exciting adventure with the chance of enormous profit, and it naturally possessed special attractions for the bolder and more reckless spirits. Many of the merchants who fitted out privateers lost heavily, but many others made prizes so rich that the profits of ordinary voyages sank into insignificance by comparison. Spanish treasureships, and French vessels laden with costly stuffs from the West Indies or the Orient, were brought into New York Harbor again and again,often after fights to the severity of which the battered hulls of both the captor and the vanquished vessel bore unequivocal testimony. When the prize was very rich and the crew of the privateer large, the home-coming of the latter meant a riot; for in such a case the flushed privateersmen celebrated their victory with wild orgies and outrages, and finally had to be put down by actual battle in the streets. The landowners were often merchants as well; and more than one of them was able to flank the gateway of his manor-house with the carved prows and figure-heads of the vessels his own privateers had captured.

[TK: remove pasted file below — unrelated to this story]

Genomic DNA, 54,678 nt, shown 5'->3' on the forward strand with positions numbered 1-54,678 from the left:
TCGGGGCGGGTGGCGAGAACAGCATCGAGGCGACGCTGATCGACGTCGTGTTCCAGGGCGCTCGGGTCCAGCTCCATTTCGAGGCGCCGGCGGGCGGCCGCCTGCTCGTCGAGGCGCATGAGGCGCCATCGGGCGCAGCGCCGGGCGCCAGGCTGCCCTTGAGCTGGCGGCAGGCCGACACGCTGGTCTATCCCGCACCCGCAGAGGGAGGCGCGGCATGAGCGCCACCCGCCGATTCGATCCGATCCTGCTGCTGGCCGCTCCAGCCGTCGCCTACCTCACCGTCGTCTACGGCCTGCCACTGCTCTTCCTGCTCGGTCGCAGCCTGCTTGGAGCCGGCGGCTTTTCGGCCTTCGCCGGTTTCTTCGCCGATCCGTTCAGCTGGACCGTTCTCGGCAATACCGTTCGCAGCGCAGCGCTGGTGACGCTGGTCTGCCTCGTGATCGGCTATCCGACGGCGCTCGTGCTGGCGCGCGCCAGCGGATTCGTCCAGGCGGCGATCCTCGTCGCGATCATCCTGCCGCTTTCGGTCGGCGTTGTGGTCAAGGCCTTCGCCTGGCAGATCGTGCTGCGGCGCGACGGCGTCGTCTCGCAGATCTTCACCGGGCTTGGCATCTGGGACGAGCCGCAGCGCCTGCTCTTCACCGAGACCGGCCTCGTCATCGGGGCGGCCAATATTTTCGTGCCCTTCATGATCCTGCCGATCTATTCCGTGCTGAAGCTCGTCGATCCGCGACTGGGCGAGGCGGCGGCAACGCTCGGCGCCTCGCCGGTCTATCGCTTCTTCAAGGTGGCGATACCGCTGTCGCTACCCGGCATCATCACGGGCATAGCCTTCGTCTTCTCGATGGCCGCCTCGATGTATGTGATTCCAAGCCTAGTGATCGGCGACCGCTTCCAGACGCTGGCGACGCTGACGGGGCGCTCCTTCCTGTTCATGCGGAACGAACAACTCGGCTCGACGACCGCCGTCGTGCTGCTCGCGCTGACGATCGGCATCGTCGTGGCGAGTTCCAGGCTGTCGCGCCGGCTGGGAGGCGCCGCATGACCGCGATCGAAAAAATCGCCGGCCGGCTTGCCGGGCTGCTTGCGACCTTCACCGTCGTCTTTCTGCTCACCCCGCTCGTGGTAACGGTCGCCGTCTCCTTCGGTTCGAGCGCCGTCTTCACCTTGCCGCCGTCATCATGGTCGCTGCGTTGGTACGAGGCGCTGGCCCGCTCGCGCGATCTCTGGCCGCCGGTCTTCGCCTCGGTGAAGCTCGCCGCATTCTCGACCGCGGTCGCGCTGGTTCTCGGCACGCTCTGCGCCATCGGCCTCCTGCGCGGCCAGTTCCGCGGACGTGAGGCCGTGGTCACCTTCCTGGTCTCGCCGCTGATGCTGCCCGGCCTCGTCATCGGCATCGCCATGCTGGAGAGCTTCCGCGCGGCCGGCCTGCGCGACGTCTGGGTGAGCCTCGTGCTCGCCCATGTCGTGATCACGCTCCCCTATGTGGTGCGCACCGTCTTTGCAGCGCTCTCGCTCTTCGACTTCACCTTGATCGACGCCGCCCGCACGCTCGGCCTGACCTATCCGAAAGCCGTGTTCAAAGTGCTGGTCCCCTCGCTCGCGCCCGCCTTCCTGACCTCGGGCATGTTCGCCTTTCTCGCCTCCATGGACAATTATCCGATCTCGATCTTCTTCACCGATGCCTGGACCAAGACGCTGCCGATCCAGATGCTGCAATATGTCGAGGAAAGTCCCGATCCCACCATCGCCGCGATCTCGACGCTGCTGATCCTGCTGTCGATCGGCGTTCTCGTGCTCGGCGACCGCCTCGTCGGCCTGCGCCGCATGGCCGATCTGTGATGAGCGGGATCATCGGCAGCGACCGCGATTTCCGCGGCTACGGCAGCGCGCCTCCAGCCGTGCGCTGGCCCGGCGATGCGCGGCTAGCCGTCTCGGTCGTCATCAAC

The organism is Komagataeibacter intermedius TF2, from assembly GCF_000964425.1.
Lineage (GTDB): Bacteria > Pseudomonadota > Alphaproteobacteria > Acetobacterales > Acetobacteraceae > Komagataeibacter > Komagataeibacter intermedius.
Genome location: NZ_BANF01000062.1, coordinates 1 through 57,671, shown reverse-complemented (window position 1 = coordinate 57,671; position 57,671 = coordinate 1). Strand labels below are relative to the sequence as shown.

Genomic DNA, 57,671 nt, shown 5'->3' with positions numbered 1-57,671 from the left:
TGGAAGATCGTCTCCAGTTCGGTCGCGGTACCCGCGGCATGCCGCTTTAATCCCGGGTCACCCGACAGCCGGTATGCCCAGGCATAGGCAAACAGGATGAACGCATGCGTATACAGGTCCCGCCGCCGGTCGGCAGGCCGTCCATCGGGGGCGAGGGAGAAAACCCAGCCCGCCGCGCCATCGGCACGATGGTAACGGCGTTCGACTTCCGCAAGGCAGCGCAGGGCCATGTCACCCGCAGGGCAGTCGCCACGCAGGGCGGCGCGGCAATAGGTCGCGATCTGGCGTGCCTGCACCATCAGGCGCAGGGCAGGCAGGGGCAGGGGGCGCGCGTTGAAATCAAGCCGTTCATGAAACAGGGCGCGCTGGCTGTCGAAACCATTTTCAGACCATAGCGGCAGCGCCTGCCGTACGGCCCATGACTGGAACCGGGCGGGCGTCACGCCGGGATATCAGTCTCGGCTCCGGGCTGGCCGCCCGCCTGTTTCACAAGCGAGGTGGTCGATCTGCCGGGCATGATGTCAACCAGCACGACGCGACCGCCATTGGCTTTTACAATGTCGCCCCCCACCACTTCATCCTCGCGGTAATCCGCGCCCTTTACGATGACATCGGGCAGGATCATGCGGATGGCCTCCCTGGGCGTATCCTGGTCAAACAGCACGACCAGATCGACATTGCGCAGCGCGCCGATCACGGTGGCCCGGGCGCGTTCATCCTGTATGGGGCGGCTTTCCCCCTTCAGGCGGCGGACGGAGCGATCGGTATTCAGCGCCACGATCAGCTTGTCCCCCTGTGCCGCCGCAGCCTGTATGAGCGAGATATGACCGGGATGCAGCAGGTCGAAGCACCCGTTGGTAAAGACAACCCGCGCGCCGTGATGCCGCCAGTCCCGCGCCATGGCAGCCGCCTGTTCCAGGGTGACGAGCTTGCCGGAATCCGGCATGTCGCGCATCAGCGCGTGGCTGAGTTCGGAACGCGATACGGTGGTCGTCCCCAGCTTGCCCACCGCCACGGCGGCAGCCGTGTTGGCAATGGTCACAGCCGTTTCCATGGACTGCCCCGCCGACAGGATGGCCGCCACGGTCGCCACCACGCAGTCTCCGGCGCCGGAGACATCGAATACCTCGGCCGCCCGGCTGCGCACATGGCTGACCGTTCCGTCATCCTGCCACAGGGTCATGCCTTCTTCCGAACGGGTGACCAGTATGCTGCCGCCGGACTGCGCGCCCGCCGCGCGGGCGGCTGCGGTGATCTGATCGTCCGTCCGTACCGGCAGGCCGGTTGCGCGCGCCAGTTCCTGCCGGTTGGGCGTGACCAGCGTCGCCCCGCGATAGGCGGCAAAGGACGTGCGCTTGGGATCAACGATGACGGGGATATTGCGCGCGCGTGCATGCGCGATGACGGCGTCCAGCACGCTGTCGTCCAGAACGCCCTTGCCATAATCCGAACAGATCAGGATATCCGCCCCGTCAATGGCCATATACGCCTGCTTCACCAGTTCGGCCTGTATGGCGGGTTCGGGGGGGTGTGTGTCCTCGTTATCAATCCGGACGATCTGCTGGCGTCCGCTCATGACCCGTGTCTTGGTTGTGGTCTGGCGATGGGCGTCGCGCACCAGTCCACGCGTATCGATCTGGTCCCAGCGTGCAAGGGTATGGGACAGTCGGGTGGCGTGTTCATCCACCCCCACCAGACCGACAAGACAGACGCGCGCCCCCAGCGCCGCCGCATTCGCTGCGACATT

In time of war both risk and profit were great, yet they were but little less in the short periods of peace, or rather of truce. Under the system of jealous trade-exclusion which then obtained, each trader was a possible smuggler, and the cruisers of every naval power were always harassing the